Too many people feel brown bagging lunch represents some sort of defeat, thinking it shows they can’t afford to go out or they lack enough time to step away for a midday break. First of all, that packing your own meal saves time and money are among the reasons you should do it. You can also add health benefits to the list of pros.
The only downside we see is the potential for taste to fall flat. The problem is most bagged lunches come together in less than 10 minutes the night before. If you want your lunch to taste great, you have to plan for it. With these six simple strategies, brown bagging will feel more like a feast.
1. Cook with leftovers in mind
What’s better than a sandwich made with roast beef from the deli department? A sandwich made with roast beef crusted with garlic and herbs you cooked over the weekend. The same goes for chicken, pork, or just about any other protein. You can even use cold stews and braises as fillings for burritos. For more ideas on meals you can morph into something else, check out some ideas from Real Simple.
The key to using leftovers in these delicious ways is to plan for it from the start. If you know you and your family will eat the entire roast chicken in one night, make two, then pick the second bird’s carcass after dinner. This tip is also great for anytime you’re making salsa or another type of cold sauce because you can usually double a the recipes without adding much more prep time.
If that sounds like too much planning, simply try making more meals that taste great without any repurposing. The Kitchn shared some great recipes for meals you’ll happily eat for lunch the next day.
2. Pack dressing and salad separately
If there’s one tip you take away from this entire story, make it this one. No matter how delicious your salad was when freshly tossed, it will never be as good by midday. The dressing will leech all the moisture out of the lettuce making the leaves slimy and watery, which is hardly something to smile about at work. The easiest way to get around this issue to pack your greens and dressing in separate containers, then combine them when you’re ready to eat.
Many companies now make small storage containers specifically for tiny portions of sauces, and you can often fit them right in the same container you use for your salad. Check out some these favorites from The Daily Meal to start stocking up. No fancy food storage containers? Try the same method using a zip-top food storage bag.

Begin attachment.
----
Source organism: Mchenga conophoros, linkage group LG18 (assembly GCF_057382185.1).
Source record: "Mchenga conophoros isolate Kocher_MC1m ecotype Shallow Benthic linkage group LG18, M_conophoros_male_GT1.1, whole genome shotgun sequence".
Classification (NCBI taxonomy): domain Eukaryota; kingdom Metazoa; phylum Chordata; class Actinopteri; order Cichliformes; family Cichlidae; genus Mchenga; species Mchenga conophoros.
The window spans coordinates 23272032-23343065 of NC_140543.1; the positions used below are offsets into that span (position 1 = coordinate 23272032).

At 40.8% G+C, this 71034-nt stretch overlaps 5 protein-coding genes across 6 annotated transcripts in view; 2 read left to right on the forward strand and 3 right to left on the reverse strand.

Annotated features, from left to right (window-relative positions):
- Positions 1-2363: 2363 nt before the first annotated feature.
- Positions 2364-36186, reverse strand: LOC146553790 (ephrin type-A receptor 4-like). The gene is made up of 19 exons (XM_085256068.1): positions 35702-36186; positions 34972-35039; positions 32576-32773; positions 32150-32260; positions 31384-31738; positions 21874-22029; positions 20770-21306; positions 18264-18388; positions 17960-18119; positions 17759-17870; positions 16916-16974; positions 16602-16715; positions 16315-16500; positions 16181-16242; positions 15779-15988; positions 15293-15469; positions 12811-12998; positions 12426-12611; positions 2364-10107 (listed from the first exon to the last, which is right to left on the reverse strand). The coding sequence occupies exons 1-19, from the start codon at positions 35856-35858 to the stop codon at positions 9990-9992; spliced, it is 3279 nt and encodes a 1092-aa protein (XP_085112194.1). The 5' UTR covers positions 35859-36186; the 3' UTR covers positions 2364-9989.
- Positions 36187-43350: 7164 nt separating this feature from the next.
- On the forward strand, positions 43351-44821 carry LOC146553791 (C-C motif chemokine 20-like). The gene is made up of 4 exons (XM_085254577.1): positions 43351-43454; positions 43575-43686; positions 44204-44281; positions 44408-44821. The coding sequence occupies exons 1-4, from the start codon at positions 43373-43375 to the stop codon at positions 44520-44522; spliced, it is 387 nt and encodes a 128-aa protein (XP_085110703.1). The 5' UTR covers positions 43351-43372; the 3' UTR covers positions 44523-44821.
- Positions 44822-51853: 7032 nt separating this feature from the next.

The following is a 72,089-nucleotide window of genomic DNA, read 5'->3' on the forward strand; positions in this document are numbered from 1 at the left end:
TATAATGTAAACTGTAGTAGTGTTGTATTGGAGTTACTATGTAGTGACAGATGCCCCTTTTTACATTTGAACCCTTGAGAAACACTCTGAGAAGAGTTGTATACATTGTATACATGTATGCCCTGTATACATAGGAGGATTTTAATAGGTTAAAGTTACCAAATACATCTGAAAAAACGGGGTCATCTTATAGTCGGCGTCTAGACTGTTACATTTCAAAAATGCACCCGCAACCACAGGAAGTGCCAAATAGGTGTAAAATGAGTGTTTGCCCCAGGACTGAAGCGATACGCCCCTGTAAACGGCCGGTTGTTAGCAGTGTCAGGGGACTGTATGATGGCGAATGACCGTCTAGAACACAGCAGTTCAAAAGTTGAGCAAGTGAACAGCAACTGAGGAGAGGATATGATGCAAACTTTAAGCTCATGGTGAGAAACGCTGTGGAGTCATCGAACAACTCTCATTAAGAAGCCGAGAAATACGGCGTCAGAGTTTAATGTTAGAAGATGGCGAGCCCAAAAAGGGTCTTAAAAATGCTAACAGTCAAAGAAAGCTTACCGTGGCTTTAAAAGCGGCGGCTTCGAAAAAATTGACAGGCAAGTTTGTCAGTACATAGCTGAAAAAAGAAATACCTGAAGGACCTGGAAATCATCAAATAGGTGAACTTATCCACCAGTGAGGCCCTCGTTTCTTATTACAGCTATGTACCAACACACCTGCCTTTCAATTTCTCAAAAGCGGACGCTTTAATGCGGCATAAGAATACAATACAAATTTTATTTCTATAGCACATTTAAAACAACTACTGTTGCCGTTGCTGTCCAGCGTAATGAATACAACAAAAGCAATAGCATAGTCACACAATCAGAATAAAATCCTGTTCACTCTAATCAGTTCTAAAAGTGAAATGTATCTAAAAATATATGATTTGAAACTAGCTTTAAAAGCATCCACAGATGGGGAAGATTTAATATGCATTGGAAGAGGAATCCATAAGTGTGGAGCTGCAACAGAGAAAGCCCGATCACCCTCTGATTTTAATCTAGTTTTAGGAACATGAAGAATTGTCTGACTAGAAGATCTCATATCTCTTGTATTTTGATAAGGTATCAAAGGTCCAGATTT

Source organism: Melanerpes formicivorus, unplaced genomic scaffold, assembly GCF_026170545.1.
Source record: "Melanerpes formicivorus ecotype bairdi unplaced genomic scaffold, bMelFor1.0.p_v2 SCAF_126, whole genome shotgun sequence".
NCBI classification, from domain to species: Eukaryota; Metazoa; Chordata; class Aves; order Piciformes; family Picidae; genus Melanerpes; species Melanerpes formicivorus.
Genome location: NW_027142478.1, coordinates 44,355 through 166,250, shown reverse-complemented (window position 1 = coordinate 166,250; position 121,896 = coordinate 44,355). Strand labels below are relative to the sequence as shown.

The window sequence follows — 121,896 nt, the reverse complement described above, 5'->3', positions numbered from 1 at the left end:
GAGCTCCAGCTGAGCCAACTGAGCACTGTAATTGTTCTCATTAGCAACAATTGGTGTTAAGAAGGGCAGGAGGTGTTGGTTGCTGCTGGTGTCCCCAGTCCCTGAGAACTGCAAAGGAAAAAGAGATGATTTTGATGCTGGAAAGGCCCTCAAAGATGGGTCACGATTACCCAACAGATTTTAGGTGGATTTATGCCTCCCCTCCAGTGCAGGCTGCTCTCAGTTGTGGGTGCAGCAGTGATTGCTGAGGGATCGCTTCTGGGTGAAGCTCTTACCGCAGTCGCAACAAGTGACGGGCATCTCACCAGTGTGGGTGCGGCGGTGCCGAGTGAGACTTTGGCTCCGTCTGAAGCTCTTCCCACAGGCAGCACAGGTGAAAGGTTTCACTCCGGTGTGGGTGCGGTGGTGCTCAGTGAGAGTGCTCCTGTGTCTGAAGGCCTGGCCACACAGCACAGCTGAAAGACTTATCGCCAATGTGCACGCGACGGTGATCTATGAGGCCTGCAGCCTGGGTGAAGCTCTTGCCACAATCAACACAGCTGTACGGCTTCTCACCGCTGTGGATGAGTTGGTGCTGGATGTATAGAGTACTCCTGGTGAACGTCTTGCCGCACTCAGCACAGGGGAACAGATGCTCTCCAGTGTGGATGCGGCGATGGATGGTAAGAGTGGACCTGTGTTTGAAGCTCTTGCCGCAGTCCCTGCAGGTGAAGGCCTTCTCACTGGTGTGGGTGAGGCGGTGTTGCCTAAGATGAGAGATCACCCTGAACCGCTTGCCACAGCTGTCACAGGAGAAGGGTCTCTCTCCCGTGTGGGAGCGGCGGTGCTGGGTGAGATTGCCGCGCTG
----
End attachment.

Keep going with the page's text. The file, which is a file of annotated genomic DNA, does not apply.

3. Add texture
Taste might be the most important factor to consider when packing a lunch, but you’d be surprised how much texture can make a difference. Think of the small touches restaurants use to make a dish pop, such as finishing a salad with a sprinkle of nuts or adding toasted breadcrumbs to a pasta. The method can work just as well for your midday meal. Even crushed potato chips can add a lot of excitement to an otherwise boring tuna salad. As with dressing, it’s usually a good idea to pack any sort of crispy topping separately to help retain texture.
4. Think beyond soup for your thermos
Today’s thermoses are a huge step up from whatever kind you may have used as a kid, capable of actually keeping foods hot. They’re also good for a lot more than soup. You can just as easily use the tool to pack chili, rice dishes, or macaroni and cheese. Most thermoses do an equally good job of keeping foods cold as well, so you can keep gazpacho perfectly chilled.
If you’re among one of the many Americans who rushes out the door without eating breakfast, a thermos can also help in this department. Just make a quick batch of oatmeal, then pack it to go. You can also try this for scrambled eggs.
Before you get too caught up in planning your meals, make sure you get a good quality thermos. Check out some of these picks from Heavy. Even if you’re sure you have the best model on the market, give it a test before using it on a workday. Your morning commute is not the ideal time to find out the lid doesn’t seal properly.
5. Stock up on bold condiments
The absolute easiest way to deliver a ton of flavor to your lunch without investing a lot of time is to use great condiments. We don’t just mean ketchup and mustard, either. Think beyond the basics so you can tailor your meals to your tastes. Horseradish, gochujang, pesto, and chutney are all fantastic choices. And don’t forget about pickles.
6. Keep a seasoning kit at work
There’s nothing worse than digging into a meal only to find it desperately needs oomph. You can easily overcome most taste issues by keeping a few fundamental ingredients at work. When a restaurant dish is lacking something, most chefs will tell you it needs salt, acid, or fat. With this in mind, keeping basics like olive oil, your favorite type of vinegar, and a salt shaker on hand will go a long way toward making your lunch infinitely better.
We also think spice is a great way to give a boring meal more of a kick. Think hot sauce, chile flakes, or cayenne. You can even keep a dried herb or two at your desk for a real flavor boost. Just keep in mind they don’t have an infinite shelf life. RachaelRay.com shared some great tips to make sure yours stay potent for as long as possible.
Follow Christine on Twitter @christineskopec